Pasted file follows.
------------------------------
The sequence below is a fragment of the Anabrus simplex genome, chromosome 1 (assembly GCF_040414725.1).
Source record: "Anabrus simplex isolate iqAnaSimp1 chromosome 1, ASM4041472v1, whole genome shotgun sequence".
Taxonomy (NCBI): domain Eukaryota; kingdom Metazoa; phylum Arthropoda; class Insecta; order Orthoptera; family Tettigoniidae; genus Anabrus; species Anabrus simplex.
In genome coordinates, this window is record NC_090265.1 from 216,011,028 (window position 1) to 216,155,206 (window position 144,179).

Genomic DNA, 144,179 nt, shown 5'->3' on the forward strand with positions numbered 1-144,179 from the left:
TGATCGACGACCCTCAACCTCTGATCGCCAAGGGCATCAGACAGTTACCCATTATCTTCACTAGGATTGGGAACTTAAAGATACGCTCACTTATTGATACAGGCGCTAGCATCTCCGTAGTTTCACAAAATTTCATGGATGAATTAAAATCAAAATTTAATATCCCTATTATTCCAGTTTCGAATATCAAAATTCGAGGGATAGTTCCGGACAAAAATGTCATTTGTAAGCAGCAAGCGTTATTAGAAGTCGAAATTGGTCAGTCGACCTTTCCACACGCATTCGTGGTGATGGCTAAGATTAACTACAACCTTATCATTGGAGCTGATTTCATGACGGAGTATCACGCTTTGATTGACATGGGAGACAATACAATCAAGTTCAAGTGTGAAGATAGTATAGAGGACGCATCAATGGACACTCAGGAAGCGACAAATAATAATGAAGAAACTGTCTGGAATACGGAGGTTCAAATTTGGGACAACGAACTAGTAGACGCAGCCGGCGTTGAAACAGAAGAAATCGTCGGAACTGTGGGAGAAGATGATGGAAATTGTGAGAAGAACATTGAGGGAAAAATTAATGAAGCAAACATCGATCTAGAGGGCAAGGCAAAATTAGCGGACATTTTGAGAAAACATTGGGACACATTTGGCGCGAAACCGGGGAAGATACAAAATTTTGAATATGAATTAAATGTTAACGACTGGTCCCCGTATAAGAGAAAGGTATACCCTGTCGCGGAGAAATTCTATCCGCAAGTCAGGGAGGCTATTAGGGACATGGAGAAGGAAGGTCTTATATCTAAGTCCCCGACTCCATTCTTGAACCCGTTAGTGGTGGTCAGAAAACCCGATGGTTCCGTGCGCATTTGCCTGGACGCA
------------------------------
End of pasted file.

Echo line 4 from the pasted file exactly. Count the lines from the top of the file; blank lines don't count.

In genome coordinates, this window is record NC_090265.1 from 216,011,028 (window position 1) to 216,155,206 (window position 144,179).